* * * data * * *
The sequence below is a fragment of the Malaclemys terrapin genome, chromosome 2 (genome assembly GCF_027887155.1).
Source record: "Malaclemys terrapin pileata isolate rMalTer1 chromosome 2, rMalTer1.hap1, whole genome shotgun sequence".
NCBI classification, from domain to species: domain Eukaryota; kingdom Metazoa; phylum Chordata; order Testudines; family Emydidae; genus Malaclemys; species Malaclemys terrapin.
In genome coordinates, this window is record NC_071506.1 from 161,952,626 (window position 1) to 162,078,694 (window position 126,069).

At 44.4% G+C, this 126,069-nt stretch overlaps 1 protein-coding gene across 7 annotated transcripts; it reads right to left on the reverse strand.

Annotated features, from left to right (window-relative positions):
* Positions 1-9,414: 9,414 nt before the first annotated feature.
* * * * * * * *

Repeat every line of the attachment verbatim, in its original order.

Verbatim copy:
The sequence below is a fragment of the Malaclemys terrapin genome, chromosome 2 (genome assembly GCF_027887155.1).
Source record: "Malaclemys terrapin pileata isolate rMalTer1 chromosome 2, rMalTer1.hap1, whole genome shotgun sequence".
NCBI classification, from domain to species: domain Eukaryota; kingdom Metazoa; phylum Chordata; order Testudines; family Emydidae; genus Malaclemys; species Malaclemys terrapin.
In genome coordinates, this window is record NC_071506.1 from 161,952,626 (window position 1) to 162,078,694 (window position 126,069).

At 44.4% G+C, this 126,069-nt stretch overlaps 1 protein-coding gene across 7 annotated transcripts; it reads right to left on the reverse strand.

Annotated features, from left to right (window-relative positions):
* Positions 1-9,414: 9,414 nt before the first annotated feature.